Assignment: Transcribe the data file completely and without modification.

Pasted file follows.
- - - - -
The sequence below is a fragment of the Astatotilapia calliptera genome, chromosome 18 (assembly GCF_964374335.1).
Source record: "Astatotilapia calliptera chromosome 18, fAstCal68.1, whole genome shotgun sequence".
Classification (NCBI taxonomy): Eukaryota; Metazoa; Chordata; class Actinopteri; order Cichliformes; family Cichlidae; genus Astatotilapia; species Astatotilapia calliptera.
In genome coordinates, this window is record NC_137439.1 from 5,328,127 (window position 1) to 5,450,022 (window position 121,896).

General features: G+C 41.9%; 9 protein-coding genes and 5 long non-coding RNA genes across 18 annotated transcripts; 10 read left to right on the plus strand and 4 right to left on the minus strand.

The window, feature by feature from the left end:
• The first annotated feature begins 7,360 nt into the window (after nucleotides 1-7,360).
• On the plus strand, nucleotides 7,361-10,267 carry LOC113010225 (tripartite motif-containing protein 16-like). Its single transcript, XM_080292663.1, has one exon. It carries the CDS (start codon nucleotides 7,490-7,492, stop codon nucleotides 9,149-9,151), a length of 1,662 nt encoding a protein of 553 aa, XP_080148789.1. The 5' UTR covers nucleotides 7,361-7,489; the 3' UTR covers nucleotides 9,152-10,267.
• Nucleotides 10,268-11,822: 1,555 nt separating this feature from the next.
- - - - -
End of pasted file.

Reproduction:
The sequence below is a fragment of the Astatotilapia calliptera genome, chromosome 18 (assembly GCF_964374335.1).
Source record: "Astatotilapia calliptera chromosome 18, fAstCal68.1, whole genome shotgun sequence".
Classification (NCBI taxonomy): Eukaryota; Metazoa; Chordata; class Actinopteri; order Cichliformes; family Cichlidae; genus Astatotilapia; species Astatotilapia calliptera.
In genome coordinates, this window is record NC_137439.1 from 5,328,127 (window position 1) to 5,450,022 (window position 121,896).

General features: G+C 41.9%; 9 protein-coding genes and 5 long non-coding RNA genes across 18 annotated transcripts; 10 read left to right on the plus strand and 4 right to left on the minus strand.

The window, feature by feature from the left end:
• The first annotated feature begins 7,360 nt into the window (after nucleotides 1-7,360).
• On the plus strand, nucleotides 7,361-10,267 carry LOC113010225 (tripartite motif-containing protein 16-like). Its single transcript, XM_080292663.1, has one exon. It carries the CDS (start codon nucleotides 7,490-7,492, stop codon nucleotides 9,149-9,151), a length of 1,662 nt encoding a protein of 553 aa, XP_080148789.1. The 5' UTR covers nucleotides 7,361-7,489; the 3' UTR covers nucleotides 9,152-10,267.
• Nucleotides 10,268-11,822: 1,555 nt separating this feature from the next.